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Reviews of The Zen of Fundraising


In eZine 6, issue 18, ePhilanthropyFoundation.Org, USA, Adrian Sargeant wrote

The Zen of Fundraising is class Burnett, but unlike Relationship Fundraising can sit neatly in your pocket to be thumbed on your travels or when there are a few moments to spare. The bite-sized chunks that comprise this text make it ideally suited to this purpose.

An odd title though? As Ken says in his introduction, the term Zen has come to mean thoughtful wisdom and insights and there are 89 of these timeless ideas in this text. No more than a page and a half is devoted to each so they come at the reader at quite a pace. Not all are new, extensions only of common sense, but it is always amazing how much of common sense turns out not to be common at all. Conference speakers, for example, have stressed the importance of thanking donors appropriately for as long as I can remember yet, as a donor, Im frequently surprised at how few organisations manage to do this well. The Zen offers a number of suggestions for improvements here

With 89 ideas there really should be something for everyone in this text. If you find just two or three of them to be worthwhile implementing, this little book will have paid for itself many times over.

On the website of Nonprofit Charitable Organisations, wwwnonprofit.about.com, USA, Joanne Fritz wrote

The Zen of Fundraising: 89 Timeless Ideas to Strengthen and Develop Your Donor Relationships by Ken Burnett is one of those little but powerful books that you will go back to over and over.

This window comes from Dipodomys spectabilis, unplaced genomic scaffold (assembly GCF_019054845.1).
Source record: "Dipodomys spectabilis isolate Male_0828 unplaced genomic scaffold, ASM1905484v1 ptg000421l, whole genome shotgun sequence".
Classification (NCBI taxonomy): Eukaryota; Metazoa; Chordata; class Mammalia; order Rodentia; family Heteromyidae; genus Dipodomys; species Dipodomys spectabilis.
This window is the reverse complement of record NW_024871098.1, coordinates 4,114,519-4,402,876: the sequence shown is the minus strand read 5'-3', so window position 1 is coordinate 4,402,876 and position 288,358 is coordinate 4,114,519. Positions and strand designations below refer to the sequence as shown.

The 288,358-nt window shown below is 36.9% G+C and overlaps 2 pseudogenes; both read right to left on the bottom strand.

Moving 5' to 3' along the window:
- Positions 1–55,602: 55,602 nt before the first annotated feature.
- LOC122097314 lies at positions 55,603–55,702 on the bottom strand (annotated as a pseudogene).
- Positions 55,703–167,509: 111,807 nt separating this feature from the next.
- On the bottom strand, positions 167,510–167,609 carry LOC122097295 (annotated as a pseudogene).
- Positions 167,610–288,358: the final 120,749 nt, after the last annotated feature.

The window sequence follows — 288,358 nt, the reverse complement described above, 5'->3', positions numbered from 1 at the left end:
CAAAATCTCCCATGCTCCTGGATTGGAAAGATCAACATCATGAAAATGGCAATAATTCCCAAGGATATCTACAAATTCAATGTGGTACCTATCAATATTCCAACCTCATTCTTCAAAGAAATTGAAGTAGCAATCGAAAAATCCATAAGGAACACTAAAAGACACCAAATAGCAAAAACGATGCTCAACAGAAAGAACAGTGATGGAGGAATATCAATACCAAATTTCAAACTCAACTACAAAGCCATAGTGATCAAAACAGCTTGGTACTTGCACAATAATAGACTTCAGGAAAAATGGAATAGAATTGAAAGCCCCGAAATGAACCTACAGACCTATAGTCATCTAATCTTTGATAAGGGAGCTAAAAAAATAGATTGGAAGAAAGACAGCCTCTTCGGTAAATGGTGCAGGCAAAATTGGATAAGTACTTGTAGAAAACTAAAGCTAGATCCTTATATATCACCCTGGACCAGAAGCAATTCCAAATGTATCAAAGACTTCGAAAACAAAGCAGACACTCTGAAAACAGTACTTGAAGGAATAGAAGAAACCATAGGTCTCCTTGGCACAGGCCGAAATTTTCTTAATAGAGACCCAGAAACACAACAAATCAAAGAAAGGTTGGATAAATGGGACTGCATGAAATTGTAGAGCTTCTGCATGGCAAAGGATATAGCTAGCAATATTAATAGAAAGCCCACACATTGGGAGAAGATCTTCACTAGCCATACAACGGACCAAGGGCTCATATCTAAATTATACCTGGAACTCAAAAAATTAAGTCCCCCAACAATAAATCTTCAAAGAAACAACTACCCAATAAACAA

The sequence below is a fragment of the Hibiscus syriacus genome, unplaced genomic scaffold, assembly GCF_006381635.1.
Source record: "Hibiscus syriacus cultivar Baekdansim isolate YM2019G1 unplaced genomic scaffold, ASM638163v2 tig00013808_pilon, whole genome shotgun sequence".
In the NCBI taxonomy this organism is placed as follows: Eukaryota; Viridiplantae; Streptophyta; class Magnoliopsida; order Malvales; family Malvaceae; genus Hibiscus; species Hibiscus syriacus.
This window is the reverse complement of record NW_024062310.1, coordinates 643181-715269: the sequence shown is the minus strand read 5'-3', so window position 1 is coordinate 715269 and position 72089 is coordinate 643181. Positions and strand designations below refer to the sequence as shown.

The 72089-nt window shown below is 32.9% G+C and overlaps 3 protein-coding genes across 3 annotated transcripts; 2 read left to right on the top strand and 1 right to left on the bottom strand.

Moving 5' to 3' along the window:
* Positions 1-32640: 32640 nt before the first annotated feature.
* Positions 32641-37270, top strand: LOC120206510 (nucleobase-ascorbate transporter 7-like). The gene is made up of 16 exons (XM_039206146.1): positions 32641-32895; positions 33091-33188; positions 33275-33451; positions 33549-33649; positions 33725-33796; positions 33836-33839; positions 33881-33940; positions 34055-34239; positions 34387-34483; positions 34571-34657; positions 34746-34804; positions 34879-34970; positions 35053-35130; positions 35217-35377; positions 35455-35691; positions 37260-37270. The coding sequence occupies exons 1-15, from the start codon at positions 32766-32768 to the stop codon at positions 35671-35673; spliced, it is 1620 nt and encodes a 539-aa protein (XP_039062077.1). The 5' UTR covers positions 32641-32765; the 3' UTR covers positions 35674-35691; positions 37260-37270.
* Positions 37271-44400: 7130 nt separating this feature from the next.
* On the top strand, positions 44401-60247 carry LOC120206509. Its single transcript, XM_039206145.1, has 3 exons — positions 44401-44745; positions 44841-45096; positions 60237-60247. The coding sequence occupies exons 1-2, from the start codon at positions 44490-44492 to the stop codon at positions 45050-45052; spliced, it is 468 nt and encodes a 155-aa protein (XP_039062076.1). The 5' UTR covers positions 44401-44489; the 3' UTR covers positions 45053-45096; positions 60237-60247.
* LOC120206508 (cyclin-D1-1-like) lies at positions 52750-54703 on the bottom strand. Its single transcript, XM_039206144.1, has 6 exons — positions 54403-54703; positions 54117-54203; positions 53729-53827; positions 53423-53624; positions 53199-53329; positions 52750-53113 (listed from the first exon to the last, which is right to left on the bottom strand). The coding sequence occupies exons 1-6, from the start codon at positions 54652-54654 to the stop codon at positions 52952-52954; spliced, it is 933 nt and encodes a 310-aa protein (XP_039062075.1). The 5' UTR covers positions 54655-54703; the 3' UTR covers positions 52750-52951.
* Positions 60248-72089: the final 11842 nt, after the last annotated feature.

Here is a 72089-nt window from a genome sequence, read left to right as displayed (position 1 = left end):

Ken Burnett is a well-known expert on fundraising and in this book he has employed the essence of Zen. A hallmark of Zen is koans or little parables that teach through stories, examples, and riddles.

Burnett doesn't make us solve any riddles, thankfully, but he does capture the heartfelt and wise quality of Zen with his little parables drawn from his own vast experience.

These bits of wisdom dont seem obvious until you read them and then they do seem very obvious making you wonder why you didnt think of that.

For instance, Burnett suggests that since we, as fundraisers, do not have unlimited resources, we must be choosy. He suggests that we focus on donors who really count. And who are those? A real donor, for Burnett, is someone who has given repeatedly over time. People who have only given once are responders, and not yet donors.

Burnett would use his resources to ask fewer people for more money for better reasons.

How commonsensical but profound is that? Such is the essence of Zen, and of Burnetts book.

We loved this little book so much that we had to restrain ourselves from reprinting the whole thing right here.